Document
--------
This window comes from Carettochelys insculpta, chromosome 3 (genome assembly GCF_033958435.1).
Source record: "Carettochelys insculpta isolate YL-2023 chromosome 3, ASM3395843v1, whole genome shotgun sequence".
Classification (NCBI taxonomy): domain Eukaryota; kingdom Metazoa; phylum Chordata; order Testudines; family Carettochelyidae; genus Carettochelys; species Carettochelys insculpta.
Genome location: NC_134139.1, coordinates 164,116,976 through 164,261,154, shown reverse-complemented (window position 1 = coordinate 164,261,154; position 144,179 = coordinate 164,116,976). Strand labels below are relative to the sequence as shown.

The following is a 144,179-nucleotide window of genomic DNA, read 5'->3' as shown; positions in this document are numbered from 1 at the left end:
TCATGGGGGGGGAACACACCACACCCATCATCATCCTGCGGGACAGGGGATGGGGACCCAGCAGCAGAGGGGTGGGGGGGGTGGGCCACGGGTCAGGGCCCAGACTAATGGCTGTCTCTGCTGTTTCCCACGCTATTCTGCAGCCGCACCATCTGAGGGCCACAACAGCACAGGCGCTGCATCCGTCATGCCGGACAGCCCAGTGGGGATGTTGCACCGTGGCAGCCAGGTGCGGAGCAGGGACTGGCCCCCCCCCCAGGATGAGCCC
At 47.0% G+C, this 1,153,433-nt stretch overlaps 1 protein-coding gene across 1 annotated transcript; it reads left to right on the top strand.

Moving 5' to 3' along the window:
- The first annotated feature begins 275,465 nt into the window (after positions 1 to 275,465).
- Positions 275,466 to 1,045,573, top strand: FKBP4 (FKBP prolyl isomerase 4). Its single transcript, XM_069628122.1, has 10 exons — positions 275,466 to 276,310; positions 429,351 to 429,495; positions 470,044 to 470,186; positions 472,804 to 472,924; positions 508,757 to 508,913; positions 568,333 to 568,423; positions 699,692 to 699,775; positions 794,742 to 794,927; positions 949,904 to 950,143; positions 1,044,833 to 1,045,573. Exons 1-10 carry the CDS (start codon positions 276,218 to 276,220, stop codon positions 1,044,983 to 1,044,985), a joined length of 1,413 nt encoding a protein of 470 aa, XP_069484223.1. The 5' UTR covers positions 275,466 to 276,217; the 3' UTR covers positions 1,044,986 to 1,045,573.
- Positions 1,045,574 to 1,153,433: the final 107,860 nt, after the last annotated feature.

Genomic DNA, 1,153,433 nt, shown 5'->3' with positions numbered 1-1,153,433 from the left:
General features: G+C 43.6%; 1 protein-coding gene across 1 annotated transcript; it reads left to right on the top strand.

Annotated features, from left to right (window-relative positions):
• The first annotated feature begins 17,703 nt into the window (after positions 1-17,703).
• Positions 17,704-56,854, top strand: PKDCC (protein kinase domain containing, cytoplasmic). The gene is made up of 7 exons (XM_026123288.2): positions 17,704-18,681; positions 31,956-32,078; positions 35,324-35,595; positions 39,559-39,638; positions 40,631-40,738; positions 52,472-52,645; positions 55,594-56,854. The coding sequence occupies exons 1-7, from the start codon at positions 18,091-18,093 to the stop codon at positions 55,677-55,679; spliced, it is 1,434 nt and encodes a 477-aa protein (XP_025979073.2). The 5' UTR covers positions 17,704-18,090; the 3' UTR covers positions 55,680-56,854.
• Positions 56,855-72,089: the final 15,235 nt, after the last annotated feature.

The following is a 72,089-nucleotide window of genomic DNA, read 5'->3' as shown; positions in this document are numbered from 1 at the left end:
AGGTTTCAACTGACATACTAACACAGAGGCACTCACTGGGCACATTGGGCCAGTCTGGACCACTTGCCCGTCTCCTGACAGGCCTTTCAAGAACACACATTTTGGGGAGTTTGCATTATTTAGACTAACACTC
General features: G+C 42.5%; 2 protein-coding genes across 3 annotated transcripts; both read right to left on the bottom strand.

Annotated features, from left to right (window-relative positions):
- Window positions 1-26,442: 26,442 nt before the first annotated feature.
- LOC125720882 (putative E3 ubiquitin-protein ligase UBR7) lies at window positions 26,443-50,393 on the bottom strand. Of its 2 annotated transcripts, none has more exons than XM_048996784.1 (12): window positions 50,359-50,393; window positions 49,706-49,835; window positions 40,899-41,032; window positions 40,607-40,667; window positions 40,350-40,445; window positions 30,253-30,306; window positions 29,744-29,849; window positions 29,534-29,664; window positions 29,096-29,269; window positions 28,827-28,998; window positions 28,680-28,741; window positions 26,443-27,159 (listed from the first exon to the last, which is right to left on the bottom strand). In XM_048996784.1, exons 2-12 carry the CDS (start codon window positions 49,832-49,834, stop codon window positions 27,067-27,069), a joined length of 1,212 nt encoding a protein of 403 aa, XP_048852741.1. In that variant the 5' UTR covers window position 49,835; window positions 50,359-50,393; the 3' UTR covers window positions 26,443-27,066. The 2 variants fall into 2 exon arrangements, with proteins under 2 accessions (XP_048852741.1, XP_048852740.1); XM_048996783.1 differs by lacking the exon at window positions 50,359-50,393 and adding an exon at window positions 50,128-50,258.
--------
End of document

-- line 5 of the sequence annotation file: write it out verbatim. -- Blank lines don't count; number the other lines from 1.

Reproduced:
The following is a 144,179-nucleotide window of genomic DNA, read 5'->3' as shown; positions in this document are numbered from 1 at the left end: